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Mackenzie Chief Economist Todd Mattina analyzes issues and implications of the results of Italy’s constitutional referendum.
Markets were heavily influenced in the first quarter by political factors revolving around U.S. President Donald Trump. Equity markets were powered to new highs during the quarter in what has been called the “Trump Trade” or “Trump Bump”, but perhaps more accurately reflects ongoing improvement in the U.S. and global economy. On balance, that mix of factors pushed risky assets up and led to the first U.S. Fed rate hike of 2017 in March.
The last quarter of 2016 was full of surprises. First, similar to Q2’s surprise Brexit result, Q4 saw Donald Trump’s surprise victory in the US Presidential election. Leading up to the election, volatility increased and equity markets were pulled downward as the odds of a Trump victory increased.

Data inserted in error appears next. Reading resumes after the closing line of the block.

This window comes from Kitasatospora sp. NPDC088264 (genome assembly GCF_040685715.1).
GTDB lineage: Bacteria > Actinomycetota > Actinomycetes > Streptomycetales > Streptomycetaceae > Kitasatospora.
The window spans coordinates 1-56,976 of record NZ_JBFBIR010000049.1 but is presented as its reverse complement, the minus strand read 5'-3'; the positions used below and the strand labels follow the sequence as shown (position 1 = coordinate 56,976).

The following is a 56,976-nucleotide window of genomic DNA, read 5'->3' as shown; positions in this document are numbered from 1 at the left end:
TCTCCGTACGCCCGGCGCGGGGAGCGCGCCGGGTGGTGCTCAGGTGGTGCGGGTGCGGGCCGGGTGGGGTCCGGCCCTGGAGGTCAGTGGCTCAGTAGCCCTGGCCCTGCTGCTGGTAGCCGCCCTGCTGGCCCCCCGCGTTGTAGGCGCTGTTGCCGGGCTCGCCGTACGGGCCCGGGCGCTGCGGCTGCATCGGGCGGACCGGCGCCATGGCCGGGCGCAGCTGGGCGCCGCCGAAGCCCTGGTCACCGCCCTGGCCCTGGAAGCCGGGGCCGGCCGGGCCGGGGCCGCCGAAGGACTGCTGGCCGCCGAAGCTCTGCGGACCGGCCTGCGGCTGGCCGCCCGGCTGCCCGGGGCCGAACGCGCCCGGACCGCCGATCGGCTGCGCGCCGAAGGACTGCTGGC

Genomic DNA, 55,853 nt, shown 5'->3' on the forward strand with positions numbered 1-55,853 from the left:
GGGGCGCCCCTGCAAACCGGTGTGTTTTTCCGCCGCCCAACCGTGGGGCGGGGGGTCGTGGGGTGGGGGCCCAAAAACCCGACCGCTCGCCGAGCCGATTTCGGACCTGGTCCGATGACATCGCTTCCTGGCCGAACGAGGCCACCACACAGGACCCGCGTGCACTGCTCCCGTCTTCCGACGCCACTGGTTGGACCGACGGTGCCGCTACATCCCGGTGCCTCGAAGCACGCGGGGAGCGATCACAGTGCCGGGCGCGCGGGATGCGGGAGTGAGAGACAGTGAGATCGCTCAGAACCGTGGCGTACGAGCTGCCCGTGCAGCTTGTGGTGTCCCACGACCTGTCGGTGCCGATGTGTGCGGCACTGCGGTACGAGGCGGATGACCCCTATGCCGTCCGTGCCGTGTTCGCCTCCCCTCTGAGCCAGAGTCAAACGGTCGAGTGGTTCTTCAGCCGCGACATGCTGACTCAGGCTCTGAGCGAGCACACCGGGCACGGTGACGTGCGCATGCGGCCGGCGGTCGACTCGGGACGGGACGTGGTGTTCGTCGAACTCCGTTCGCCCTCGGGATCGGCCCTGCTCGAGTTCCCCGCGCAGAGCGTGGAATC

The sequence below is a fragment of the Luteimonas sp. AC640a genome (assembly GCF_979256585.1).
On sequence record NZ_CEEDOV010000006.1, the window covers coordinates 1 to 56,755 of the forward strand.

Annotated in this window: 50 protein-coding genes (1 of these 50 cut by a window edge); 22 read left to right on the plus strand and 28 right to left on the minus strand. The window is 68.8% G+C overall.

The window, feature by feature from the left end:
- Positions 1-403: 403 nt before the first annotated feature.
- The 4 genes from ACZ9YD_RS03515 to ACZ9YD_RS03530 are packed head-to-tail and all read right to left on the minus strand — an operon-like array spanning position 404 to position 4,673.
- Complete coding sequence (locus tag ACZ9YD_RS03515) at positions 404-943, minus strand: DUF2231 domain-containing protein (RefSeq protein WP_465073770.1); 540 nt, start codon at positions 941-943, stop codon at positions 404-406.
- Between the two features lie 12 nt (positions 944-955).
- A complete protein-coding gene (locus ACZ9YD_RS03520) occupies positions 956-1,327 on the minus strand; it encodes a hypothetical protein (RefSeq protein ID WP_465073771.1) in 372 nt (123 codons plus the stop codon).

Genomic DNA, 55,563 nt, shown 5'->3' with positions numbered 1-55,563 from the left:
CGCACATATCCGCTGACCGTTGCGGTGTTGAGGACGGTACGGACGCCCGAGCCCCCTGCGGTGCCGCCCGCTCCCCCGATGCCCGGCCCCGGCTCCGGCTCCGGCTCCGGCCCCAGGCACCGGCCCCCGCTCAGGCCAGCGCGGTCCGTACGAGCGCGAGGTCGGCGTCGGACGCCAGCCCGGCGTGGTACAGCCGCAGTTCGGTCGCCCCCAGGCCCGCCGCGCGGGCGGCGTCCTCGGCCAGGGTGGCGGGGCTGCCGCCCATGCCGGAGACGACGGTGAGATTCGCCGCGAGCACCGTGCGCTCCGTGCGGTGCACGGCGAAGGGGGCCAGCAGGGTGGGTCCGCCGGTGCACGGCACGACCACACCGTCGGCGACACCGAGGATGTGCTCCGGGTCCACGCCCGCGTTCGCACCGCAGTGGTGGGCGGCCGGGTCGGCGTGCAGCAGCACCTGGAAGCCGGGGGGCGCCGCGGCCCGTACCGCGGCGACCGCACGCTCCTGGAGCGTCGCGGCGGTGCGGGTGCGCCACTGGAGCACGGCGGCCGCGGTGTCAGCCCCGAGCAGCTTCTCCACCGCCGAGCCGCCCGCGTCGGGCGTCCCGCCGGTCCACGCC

2016 got off to a rocky start for investors, and the uncertainty resurfaced again this summer with Brexit temporarily roiling markets followed by various Central Banks continuing to explore quantitative easing and other non-traditional monetary policy strategies.
Economic, financial market and political uncertainty continued to be the order of the day in the second quarter of 2016. Global financial markets opened the quarter with volatility related to fears of potential Fed rate hikes and closed the quarter amid the volatility related to the U.K.’s Brexit referendum.